Nigel Wright: Busy juggling Canary Wharf gym job and leading Barrow

A former Wigan favourite plans to give his old club a proper workout in the cup

It is 13 years since Wigan gave up hope of ever seeing a fit Nigel Wright, but this Sunday a circuitous route leads him back to the club.

Wright was the game's most expensive teenager when Wigan paid Wakefield £140,000 for him in 1993. Arguably the last of the old-fashioned, ball-playing stand-offs, he was a special talent, but in five years he managed just 36 games. After a brief attempt to revive his career at Huddersfield, he went into premature retirement, but he is back this weekend via Australia, London and Barrow.

Wright has been coaching Barrow for their Carnegie Challenge Cup fourth-round tie against the Super League champions, but through his company, Body Reform International, he has also been putting a succession of well-heeled clients through their paces at Canary Wharf in London's Docklands.

It is a strange split life, coaching city professionals through the week and a professional rugby league team 300 miles away at the weekend, but nothing ever worked out exactly as planned for Nigel Wright.

"It's a busy life and it's obviously not ideal, but Barrow knew the situation when they appointed me. They asked me to take over when Garry Schofield left early in the season, but I wasn't prepared to give this up," he says of his other life as a freelance fitness instructor in an upmarket gym. "I know enough about rugby league to know that there isn't much longevity in it."

Wright has found that out the hard way, through the bitter experience of one of the great careers that might have been. At his hometown club, Wakefield, he thrived under the wing of a former stand-off great, the late David Topliss, and it was not long before bigger clubs came knocking.

"I was supposed to be going to Halifax. Malcolm Reilly wanted me, but I'd had a couple of big games against Wigan and, in those days, what Wigan wanted Wigan got."

It was clear why Wigan wanted Wright. With his ability to take on the defensive line, draw tacklers and put a man through a gap, he recalled the great days of British stand-off play.

"I modelled my game on Tony Myler. Unfortunately, I also had the same sort of injury record. Playing the way we did, you always had to be prepared. Perhaps that was why we were both always injured."

When a last major operation, a shoulder reconstruction, forced him out of the game, he did not sit around feeling sorry for himself.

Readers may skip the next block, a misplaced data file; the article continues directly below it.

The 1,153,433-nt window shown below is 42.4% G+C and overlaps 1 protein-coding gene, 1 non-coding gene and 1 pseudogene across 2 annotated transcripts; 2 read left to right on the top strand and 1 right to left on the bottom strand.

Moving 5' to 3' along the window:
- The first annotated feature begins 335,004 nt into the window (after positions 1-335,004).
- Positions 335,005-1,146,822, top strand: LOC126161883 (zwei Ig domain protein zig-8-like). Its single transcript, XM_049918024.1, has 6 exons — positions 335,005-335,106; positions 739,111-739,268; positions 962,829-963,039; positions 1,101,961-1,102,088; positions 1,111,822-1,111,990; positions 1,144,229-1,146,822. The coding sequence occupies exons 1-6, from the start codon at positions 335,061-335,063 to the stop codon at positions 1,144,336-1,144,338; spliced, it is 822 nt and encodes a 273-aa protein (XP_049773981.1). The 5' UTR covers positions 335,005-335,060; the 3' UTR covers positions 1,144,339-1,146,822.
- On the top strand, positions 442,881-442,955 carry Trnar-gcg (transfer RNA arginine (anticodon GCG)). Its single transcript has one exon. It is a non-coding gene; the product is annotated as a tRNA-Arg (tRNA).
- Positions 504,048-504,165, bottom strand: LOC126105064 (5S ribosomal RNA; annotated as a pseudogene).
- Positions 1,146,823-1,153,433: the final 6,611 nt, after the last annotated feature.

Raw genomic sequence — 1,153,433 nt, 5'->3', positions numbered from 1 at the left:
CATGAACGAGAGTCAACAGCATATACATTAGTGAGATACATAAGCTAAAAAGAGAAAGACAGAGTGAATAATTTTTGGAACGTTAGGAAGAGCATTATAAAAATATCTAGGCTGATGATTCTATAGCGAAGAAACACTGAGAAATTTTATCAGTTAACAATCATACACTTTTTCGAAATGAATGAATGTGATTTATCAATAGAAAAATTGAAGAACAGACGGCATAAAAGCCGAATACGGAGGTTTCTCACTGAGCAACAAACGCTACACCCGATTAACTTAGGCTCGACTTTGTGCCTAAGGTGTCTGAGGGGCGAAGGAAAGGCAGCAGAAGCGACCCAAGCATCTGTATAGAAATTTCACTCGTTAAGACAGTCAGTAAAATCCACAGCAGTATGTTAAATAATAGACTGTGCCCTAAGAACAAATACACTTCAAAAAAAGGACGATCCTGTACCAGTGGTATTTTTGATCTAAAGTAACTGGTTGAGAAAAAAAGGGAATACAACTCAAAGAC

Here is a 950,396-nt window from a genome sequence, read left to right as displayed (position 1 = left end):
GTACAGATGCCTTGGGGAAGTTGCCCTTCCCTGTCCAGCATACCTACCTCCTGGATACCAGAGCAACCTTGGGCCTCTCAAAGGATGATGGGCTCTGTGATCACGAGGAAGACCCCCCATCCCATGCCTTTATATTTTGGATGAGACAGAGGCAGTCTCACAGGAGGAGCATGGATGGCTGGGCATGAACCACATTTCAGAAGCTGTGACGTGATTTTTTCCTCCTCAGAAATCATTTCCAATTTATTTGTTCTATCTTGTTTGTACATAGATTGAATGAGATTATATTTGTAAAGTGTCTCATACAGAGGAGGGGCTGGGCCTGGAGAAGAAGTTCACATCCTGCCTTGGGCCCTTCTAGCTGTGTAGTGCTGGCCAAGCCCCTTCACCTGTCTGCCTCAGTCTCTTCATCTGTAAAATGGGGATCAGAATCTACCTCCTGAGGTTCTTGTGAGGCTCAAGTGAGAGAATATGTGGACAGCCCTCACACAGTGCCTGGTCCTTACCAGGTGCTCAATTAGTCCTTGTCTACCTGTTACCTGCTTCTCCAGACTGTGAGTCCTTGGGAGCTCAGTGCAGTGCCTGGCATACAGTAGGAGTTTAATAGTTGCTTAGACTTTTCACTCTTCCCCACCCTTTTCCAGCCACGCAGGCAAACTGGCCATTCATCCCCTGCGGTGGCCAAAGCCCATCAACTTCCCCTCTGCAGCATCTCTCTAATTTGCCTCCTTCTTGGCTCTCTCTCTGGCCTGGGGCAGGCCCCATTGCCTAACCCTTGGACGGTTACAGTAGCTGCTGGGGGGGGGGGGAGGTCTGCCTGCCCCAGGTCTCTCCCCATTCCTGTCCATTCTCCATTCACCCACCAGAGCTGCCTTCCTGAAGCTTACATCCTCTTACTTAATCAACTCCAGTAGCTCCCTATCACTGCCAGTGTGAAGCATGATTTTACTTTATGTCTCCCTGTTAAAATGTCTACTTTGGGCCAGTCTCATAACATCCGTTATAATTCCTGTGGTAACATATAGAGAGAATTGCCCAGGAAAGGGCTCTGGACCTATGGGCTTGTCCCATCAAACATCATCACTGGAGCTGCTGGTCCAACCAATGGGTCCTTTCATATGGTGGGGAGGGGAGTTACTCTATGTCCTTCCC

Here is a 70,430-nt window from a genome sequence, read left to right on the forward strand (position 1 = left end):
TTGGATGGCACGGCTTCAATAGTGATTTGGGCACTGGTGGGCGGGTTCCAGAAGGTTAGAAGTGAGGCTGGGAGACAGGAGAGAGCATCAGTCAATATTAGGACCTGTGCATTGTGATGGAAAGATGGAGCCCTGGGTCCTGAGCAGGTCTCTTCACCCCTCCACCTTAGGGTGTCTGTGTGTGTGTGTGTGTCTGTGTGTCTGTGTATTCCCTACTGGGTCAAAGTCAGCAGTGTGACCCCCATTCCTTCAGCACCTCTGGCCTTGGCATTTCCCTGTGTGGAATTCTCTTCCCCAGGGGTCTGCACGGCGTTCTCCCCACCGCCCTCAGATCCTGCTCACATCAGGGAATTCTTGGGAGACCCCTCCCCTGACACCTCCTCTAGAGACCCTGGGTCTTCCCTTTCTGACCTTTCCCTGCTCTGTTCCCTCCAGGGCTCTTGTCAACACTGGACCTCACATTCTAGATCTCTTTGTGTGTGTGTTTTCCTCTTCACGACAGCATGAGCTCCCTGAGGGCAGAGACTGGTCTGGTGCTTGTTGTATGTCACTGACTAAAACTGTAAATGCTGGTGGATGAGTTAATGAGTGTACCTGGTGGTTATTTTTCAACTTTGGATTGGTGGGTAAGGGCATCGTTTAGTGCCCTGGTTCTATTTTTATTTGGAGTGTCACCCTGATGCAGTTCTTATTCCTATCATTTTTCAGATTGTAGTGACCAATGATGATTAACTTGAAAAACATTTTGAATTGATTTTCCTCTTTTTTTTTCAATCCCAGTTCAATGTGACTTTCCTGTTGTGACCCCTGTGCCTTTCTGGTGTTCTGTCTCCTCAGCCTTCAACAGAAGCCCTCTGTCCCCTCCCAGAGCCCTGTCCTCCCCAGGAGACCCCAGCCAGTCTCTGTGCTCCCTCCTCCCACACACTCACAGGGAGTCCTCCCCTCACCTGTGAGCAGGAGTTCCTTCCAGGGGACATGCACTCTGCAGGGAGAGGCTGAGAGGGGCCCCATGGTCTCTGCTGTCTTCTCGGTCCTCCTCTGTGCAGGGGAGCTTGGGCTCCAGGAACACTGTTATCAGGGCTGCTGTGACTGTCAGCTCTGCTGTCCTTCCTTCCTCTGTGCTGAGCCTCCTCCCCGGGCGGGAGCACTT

"I'd had five great years at Wigan, played in a couple of finals, missed a few more and a few Great Britain caps I might have won, but the club and fans were always great with me. They knew I desperately wanted to play and I think they respected that."

When he accepted that he could no longer do so, Wright took himself off to Australia, where he adopted the twin-track approach to his career that he carries on to this day.

He became – and still is – the co-owner of a fitness centre in Sydney. At the same time, he began coaching the junior teams at the Penrith club, earning a good reputation and progressing as far as the reserve grade side. "I haven't finished in Australia, but the time was right for me to come back to Britain and try to raise my profile as a coach."

A couple of short-lived assistant's jobs followed before Schofield, another member of the old-time stand-offs' hall of fame, asked him to go with him to Barrow – a once great club now battling along in the Championship with dreams of Super League at some stage in the future.

Perhaps predictably, the outspoken Schofield did not last long under the chairmanship of the equally outspoken Des Johnson.

Ironically, one of the performances that cost the former Great Britain captain his job was an untidy win over the amateurs of Leigh Miners in the previous round of the cup.

"That was more or less a case of 'you score, we score'. This will be a very different game. We will play a lot tighter and I don't think it's giving any secrets away to say that we'll be trying to slow the game down."

There will be familiar faces from his own time there, like Shaun Wane and Kris Radlinski, trying to stop Barrow doing that. "For me, Wigan are the best club in the game," Wright said. "Respectability, that's what we're after. We've got plenty of players who've played in Super League and I'll be asking them to draw on that."

Barrow also have some encouraging league results to their credit since Wright took over, including wins over Widnes and Halifax.

That has not yet entirely convinced him that his two roles are compatible in the long term. "I'll just give it to the end of the season and see how it goes," he says. "The two things are totally different. Today I'll be in the gym from 6.30 in the morning to eight at night, with 12 or 14 clients, ranging from a pregnant woman, who's due in five weeks, and a Swiss skier.

"It keeps you on your toes," he says. "But the job at Barrow is more or less about man-management."

From Friday night until after the game on Sunday it is, at least.

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